Hereditary Leiomyomatosis and Renal Cell Cancer (HLRCC): FH Gene Sequencing
Test Code: 5140
Turnaround time: 7 weeks
Hereditary leiomyomatosis and renal cell cancer (HLRCC) is an autosomal dominant condition characterized by cutaneous leiomyomata, uterine leiomyomata (fibroids), and/or a single renal tumor. The majority (three-quarters) of individuals with HLRCC present with a single or multiple cutaneous leiomyoma. Cutaneous leiomyomata appear as skin-colored to light brown papules or nodules distributed over the trunk and extremities and occasionally on the face and appear at a mean age of 25 years, increasing in size and number with age. Uterine leiomyomata are present in almost all females with HLRCC and tend to be numerous and large; age at diagnosis ranges from 18 to 52 years, with most women experiencing irregular or heavy menstruation and pelvic pain. The presence of cutaneous leiomyomata correlates with the presence of uterine fibroids in females. Renal tumors causing hematuria, lower back pain, and a palpable mass are usually unilateral, solitary, and aggressive and range from type 2 papillary to tubulo- papillary to collecting-duct carcinomas. They occur in about 10%-16% of individuals with HLRCC; the median age of detection is 44 years. Disease severity shows significant intra- and interfamilial variation.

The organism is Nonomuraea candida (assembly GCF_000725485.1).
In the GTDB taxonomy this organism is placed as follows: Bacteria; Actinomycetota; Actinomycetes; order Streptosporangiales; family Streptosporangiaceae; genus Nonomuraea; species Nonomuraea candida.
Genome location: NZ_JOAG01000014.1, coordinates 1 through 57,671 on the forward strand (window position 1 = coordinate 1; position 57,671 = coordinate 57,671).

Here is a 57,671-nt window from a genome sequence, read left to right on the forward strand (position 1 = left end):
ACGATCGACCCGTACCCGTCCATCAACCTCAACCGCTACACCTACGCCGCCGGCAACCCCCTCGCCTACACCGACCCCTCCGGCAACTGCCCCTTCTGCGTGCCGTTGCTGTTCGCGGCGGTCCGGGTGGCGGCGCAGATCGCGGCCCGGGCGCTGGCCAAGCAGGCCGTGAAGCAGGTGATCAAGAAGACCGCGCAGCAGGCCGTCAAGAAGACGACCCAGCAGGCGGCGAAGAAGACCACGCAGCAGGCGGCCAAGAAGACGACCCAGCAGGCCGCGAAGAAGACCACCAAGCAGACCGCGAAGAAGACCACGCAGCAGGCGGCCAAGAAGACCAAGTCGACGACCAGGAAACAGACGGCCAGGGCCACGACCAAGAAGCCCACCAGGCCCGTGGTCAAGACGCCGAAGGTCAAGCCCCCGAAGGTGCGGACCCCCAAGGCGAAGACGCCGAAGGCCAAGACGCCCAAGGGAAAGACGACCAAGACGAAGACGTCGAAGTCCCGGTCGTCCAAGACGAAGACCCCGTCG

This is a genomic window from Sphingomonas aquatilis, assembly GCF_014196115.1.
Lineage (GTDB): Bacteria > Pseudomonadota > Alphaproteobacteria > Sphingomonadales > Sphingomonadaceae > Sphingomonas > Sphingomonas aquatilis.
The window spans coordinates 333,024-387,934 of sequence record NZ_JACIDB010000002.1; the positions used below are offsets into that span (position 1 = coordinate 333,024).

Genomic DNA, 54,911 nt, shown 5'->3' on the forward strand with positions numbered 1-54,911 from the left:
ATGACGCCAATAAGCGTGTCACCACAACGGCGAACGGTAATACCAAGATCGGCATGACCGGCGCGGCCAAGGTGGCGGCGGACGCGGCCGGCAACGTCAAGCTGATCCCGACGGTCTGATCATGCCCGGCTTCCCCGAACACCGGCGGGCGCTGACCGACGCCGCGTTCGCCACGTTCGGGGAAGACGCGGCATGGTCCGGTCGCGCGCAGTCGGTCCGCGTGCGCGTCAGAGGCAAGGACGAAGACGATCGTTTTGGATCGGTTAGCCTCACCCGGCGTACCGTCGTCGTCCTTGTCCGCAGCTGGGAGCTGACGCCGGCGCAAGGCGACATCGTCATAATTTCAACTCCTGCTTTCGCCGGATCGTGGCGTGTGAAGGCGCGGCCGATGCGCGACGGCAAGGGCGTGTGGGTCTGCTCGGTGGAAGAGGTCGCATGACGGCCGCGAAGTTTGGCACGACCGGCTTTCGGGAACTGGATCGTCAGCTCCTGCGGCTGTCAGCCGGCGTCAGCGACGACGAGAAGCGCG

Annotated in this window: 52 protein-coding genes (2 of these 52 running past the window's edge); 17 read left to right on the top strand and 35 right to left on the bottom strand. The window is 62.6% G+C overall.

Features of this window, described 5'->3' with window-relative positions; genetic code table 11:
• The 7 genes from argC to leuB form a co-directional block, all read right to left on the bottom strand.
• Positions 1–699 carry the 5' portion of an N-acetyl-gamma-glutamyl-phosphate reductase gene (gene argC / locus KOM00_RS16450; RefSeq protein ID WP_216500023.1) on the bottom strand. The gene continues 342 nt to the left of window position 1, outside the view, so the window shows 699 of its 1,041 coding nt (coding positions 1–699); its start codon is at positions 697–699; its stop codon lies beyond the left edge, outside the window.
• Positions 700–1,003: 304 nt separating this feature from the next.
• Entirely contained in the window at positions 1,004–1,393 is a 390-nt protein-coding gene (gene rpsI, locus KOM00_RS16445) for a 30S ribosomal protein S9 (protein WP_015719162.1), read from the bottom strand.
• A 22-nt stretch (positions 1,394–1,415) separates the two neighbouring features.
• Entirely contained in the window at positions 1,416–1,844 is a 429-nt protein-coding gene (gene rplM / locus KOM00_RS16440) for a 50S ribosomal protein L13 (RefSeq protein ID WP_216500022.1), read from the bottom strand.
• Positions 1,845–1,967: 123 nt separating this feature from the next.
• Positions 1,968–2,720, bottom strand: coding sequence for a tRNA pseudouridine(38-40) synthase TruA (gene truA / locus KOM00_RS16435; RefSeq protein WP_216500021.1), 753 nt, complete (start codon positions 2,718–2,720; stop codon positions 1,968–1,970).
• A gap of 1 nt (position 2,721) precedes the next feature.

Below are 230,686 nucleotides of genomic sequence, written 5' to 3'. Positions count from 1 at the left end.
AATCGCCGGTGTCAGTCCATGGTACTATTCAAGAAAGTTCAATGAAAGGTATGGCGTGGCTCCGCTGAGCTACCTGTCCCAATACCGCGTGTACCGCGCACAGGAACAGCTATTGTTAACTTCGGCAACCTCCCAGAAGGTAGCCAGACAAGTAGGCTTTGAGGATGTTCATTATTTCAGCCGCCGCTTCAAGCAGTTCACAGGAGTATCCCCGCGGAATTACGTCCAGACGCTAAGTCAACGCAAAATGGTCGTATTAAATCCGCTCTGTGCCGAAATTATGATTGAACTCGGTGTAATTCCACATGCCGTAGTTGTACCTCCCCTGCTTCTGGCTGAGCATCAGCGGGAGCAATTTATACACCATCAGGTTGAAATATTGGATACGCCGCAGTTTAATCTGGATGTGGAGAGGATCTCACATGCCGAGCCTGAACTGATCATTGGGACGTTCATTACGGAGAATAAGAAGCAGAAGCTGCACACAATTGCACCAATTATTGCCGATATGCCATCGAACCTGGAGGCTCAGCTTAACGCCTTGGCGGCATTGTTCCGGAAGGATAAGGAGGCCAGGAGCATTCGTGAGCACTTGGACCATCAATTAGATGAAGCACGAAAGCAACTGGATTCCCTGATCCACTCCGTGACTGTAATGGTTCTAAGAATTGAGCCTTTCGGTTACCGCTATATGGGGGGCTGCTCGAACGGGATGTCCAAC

HLRCC is diagnosed by the presence of multiple cutaneous leiomyomas with at least one histologically confirmed leiomyoma or by a single leiomyoma in the presence of a positive family history of HLRCC. Diagnosis is confirmed by testing of fumarate hydratase enzyme activity in cultured skin fibroblasts or lymphoblastoid cells showing reduced activity (≤60%) or by molecular genetic testing. The FH gene (1q42.1) is the only gene known to be associated with HLRCC. Between 80% and 100% of individuals with HLRCC have identifiable sequence variants in FH. No correlation is observed between FH mutations and the occurrence of cutaneous lesions, uterine fibroids, or renal cancer of HLRCC. The proportion of cases caused by de novo mutations is unknown as subtle manifestation in parents has not been evaluated and genetic testing data are insufficient. Early detection of at- risk individuals affects medical management. In the absence of an increased risk of developing childhood malignancy, however, the American Society of Clinical Oncology (ASCO) recommends delaying genetic testing in at-risk individuals during childhood until individuals reach 18 years of age and are able to make informed decisions regarding genetic testing.
Mutations in the FH gene also occur in the autosomal recessive condition fumerase deficiency (FHD), or fumeric aciduria. FHD results from inherited biallelic mutations in FH, and is characterized by rapidly progressive neurologic impairment including hypotonia, seizures, and cerebral atrophy. Homozygous or compound heterozygous germline mutations in FH are found in individuals with FHD. Leiomyomas and renal cancer have not been reported in FHD. Most individuals with FHD, however, survive only a few months; a very few survive to early adulthood. In one report, a parent (heterozygous carrier) of an individual with fumarase deficiency developed cutaneous leiomyomas similar to those observed in HLRCC.